After an uncontested election last year, four Emmitsburg residents are running for two commissioner seats next month.
T.J. Burns and Frank Davis, two longtime residents of the county’s northernmost town, will face incumbents Elizabeth Buckman and Glenn Blanchard on Tuesday, Oct. 1. Residents can vote from 7 a.m. to 8 p.m. at 22 E. Main St.
Commissioners are elected to three-year terms and make $4,000 annually, Emmitsburg Town Clerk Madeline Shaw said in an email. According to town records, the last time a contested election was held in Emmitsburg was in September 2017, when Commissioner Joe Ritz faced Jennifer Joy, and won by a tally of 89 to 29 votes.
Burns, 38, who works in medical sales, said he is running to create a better future for the town, especially for its children and younger residents.
He is the former strength and conditioning coach at Mount St. Mary’s University, and said the town needs to maintain its strong relationship with that institution and other local partners.
Improving the town’s infrastructure is important, he said, and the town’s parks and outdoor space are also vital.
“It’s trying to work on the parks we have in town and create more space for the residents of Emmitsburg,” Burns said. “Whether it be through bike paths, new playgrounds or a ball field, I think there’s a lot of space in Emmitsburg that can be utilized for a lot of younger members in our community.”
Davis, 60, has been president of Vigilant Hose Co. for about six years. Before that, he served as fire chief of that company for about 16 years.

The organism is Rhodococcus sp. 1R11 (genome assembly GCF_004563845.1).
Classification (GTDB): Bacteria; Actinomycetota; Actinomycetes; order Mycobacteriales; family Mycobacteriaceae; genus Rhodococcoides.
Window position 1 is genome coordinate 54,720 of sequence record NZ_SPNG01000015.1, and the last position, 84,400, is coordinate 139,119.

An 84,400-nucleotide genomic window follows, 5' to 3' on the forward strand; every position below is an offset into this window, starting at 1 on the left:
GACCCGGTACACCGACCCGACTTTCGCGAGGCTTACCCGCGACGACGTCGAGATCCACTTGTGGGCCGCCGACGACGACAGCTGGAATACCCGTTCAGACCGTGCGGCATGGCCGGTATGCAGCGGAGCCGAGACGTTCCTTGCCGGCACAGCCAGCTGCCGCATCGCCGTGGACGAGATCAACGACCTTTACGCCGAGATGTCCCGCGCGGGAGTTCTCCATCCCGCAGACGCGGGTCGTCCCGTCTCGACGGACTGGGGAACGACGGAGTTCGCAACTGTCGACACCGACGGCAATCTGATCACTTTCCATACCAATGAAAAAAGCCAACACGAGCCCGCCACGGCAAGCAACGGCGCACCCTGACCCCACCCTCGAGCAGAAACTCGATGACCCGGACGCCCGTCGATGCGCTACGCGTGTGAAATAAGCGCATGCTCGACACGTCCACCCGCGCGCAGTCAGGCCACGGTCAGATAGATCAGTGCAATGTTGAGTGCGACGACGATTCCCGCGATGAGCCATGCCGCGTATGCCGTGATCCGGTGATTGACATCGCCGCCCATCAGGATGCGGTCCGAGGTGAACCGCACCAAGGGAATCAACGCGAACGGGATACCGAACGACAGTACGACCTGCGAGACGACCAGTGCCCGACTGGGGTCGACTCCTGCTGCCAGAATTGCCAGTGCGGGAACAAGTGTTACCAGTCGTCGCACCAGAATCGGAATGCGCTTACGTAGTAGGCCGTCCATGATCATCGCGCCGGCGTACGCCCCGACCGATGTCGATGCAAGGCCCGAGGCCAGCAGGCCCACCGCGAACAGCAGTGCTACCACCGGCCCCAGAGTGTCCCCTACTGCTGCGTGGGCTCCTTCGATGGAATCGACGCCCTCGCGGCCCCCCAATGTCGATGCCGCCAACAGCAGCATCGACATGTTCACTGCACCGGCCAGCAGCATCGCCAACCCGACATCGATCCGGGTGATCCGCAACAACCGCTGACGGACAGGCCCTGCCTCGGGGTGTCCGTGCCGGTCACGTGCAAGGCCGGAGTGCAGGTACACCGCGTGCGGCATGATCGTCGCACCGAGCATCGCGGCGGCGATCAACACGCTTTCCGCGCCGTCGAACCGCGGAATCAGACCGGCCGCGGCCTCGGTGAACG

A lifelong Emmitsburg resident, Davis mentioned revitalizing youth sports, business growth and improving service between town staff and the town’s residents as key issues.
He commended the town staff for beautifying much of the downtown, but emphasized there are other infrastructure needs, such as water and sewer improvements.
“Some of the things we kind of let go is the infrastructure,” Davis said. “We’ve kind of done a great job of making the town look good above ground, but forgot about the stuff underground.”
Buckman, 50, is seeking her second term as commissioner.
She has taught special education since 2002, and just started this month at Springfleld Middle School in Williamsport.
Buckman said some of her best accomplishments include getting citizens more involved in numerous issues, and lessening the stigma of the opioid epidemic.
She noted some issues around town include the high percentage of residents who live below the Asset Limited Income Constrained Employed — or ALICE — line, along with making more parking available for downtown businesses.
Utilizing the town’s current partnerships with the Boys & Girls Club of Frederick County, SHIP of Frederick County and others should help solve some of those issues, Buckman said.
“I love Emmitsburg, and I love the people and they’re my friends and my neighbors and I just have a passion to serve people,” Buckman said of why she’s running for re-election. “I’ve lived all over the world, and I’ve never found a place quite as special.”
Blanchard, 53, has been a social studies teacher in Frederick County Public Schools for the last 19 years. He currently teaches at Tuscarora High School.
He is seeking his fifth term as commissioner, and pointed to the town pool, improvements to town parks and the ability to work with two different mayors as some of his key accomplishments on the town board.
Blanchard added, however, that work was done in a team effort, with fellow commissioners, the mayor and town staff.
He identified infrastructure maintenance and smart development opportunities as issues facing Emmitsburg.
“As a history teacher, I like the past, and paying respect to those things. ... [But] the town needs to face the future, and we really need to face the future, whether it’s residential and commercial development,” Blanchard said. “I think to a great extent, it’s looking for opportunities more than anything else.”